Existing System:
As remarked earlier, constant CFDs are particularly important for object identification, and thus deserve a separate treatment. One wants efficient methods to discover constant CFDs alone, without paying the price of discovering all CFDs. Indeed, as will be seen later, constant CFD discovery is often several orders of magnitude faster than general CFD discovery.
Level wise algorithms may not perform well on sample relations of large arity, given their inherent exponential complexity. More effective methods have to be in place to deal with datasets with a large arity. A host of techniques have been developed for (non-redundant) association rule mining, and it is only natural to capitalize on these for CFD discovery. As we shall see, these techniques can not only be readily used in constant CFD discovery, but also significantly speed up general CFD discovery. To our knowledge, no previous work has considered these issues for CFD discovery.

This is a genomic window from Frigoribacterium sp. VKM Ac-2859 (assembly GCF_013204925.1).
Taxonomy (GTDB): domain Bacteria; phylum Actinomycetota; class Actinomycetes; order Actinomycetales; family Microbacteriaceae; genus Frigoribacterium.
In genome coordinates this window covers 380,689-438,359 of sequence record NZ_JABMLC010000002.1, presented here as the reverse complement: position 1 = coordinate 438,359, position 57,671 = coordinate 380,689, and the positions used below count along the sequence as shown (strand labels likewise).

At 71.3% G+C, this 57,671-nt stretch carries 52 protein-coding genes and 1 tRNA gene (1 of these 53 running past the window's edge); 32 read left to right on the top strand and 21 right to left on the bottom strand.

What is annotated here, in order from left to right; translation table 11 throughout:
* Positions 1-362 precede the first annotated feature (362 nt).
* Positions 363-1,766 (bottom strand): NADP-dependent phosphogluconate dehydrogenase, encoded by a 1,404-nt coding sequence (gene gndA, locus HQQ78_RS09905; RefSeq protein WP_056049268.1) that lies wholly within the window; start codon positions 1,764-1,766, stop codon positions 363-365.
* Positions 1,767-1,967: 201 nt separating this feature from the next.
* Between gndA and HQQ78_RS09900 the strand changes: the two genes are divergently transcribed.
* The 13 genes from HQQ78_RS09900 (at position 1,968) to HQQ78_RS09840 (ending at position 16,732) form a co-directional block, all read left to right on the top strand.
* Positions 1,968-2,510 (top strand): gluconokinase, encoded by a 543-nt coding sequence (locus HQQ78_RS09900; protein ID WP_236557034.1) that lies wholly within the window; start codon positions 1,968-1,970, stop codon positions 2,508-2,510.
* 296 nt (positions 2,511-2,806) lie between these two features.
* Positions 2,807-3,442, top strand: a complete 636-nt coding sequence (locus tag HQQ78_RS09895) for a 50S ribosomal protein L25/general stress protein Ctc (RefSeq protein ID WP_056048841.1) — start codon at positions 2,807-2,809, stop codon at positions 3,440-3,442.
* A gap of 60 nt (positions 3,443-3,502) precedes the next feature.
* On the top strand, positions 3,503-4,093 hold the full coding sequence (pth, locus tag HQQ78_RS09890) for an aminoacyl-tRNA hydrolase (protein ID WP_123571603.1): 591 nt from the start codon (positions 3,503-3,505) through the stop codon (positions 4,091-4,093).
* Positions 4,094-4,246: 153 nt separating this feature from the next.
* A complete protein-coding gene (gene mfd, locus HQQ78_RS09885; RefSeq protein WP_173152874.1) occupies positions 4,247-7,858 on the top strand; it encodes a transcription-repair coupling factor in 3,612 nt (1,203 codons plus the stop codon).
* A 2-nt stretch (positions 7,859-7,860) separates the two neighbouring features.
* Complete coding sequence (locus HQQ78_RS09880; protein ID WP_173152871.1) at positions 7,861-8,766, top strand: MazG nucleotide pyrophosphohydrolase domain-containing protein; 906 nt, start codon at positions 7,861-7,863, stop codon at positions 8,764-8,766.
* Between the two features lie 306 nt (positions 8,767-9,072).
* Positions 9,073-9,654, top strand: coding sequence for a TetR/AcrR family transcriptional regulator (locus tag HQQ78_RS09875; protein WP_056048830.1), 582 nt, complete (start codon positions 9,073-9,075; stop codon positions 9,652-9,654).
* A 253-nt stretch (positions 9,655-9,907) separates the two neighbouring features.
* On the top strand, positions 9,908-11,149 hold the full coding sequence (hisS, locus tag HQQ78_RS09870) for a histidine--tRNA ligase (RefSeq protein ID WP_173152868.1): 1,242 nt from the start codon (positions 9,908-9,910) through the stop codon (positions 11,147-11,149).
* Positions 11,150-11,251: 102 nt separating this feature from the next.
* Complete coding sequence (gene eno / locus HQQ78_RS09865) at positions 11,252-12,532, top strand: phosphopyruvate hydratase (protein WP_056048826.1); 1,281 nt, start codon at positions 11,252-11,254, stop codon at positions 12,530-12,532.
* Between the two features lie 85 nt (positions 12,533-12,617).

Proposed System:
In light of these considerations we provide three algorithms for CFD discovery: one for discovering constant CFDs, and the other two for general CFDs.
(Module: 1) We propose a notion of minimal CFDs based on both the minimality of attributes and the minimality of patterns. Intuitively, minimal CFDs contain neither redundant attributes nor redundant patterns. Furthermore, we consider frequent CFDs that hold on a sample dataset r, namely, CFDs in which the pattern tuples have a support in r above a certain threshold. Frequent CFDs allow us to accommodate unreliable data with errors and noise. Our algorithms find minimal and frequent CFDs to help users identify quality cleaning rules from a possibly large set of CFDs that hold on the samples.